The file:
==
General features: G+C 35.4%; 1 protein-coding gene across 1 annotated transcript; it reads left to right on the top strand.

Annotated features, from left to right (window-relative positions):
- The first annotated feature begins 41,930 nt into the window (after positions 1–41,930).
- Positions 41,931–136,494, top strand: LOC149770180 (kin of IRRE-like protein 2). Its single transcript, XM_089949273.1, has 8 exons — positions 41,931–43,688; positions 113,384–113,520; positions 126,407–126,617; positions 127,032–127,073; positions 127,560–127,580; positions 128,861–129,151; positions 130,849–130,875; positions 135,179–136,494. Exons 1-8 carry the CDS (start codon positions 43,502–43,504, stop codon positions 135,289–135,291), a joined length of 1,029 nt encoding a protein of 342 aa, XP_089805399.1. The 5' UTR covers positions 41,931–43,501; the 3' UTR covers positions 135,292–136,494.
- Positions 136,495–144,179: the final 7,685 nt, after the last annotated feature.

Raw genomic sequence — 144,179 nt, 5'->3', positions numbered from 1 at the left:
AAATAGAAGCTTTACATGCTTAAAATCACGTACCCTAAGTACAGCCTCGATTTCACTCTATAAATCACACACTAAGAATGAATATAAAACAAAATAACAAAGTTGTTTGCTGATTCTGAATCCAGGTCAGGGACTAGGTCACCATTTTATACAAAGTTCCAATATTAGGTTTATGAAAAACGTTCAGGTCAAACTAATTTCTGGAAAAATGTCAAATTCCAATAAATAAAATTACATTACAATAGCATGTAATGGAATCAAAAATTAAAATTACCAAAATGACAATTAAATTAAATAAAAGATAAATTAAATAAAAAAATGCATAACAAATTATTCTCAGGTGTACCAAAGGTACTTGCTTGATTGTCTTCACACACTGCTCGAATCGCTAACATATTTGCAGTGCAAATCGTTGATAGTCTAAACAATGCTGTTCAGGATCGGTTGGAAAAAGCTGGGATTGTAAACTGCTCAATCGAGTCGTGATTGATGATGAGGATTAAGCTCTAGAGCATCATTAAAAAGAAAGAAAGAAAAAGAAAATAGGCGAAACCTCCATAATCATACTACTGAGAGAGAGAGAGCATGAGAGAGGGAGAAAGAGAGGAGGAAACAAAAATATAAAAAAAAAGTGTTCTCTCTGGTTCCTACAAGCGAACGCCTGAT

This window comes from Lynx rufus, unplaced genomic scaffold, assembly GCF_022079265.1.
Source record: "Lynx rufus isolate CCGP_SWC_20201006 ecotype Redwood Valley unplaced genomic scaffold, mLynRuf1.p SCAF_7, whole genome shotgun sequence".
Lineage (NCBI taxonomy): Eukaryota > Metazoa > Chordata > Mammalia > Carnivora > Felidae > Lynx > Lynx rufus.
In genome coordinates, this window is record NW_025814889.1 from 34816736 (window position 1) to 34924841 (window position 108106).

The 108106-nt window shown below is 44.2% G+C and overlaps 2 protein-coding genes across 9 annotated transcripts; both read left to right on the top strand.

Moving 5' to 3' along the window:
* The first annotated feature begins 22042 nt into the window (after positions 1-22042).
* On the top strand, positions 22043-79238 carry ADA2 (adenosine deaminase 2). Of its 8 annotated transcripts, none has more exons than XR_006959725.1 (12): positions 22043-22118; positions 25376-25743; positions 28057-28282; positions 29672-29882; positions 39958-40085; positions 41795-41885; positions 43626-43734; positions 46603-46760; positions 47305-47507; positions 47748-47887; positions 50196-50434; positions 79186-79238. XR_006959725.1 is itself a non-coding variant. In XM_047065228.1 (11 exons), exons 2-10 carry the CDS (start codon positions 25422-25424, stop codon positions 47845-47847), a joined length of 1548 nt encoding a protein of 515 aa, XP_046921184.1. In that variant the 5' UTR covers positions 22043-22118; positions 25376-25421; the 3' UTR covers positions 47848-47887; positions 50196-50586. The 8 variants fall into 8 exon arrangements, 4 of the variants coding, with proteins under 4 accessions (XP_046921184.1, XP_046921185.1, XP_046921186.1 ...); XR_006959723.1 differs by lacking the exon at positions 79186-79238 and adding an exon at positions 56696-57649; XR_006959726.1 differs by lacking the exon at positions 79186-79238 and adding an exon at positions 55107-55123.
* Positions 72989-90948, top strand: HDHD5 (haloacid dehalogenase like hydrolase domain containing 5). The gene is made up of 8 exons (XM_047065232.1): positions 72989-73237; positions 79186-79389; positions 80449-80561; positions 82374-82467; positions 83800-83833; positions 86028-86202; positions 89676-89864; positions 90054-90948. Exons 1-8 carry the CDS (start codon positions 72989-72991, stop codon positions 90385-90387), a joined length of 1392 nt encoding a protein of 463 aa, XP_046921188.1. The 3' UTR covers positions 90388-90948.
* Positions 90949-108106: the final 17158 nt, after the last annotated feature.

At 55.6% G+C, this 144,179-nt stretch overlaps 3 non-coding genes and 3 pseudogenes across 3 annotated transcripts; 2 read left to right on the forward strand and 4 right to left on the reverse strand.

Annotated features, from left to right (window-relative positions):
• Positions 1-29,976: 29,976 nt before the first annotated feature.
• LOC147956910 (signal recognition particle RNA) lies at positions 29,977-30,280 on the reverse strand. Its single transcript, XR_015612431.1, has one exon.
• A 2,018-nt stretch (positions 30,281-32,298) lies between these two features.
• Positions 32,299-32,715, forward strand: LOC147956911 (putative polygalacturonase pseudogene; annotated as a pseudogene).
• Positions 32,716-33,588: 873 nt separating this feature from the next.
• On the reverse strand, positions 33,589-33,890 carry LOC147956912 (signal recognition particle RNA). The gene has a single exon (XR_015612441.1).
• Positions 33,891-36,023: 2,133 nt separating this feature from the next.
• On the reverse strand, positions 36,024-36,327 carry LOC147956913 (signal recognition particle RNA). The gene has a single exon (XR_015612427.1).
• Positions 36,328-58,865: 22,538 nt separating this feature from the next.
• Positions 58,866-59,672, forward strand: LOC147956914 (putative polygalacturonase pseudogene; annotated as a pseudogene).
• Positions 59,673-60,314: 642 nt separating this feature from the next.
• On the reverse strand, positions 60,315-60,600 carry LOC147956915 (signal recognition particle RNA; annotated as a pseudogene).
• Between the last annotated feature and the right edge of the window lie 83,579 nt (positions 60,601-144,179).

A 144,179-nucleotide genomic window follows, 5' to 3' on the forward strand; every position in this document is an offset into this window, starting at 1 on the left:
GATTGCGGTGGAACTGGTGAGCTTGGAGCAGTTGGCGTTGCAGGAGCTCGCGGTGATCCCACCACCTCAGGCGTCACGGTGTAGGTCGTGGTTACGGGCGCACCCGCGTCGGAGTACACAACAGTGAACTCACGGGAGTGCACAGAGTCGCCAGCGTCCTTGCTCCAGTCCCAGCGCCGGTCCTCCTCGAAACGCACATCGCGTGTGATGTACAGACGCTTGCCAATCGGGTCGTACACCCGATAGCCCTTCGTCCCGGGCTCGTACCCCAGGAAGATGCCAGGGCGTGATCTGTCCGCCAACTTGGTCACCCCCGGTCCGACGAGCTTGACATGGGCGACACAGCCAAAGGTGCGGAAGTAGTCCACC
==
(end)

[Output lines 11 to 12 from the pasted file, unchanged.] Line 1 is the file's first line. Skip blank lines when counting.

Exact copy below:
In genome coordinates, this window is record NW_025814889.1 from 34816736 (window position 1) to 34924841 (window position 108106).

The 108106-nt window shown below is 44.2% G+C and overlaps 2 protein-coding genes across 9 annotated transcripts; both read left to right on the top strand.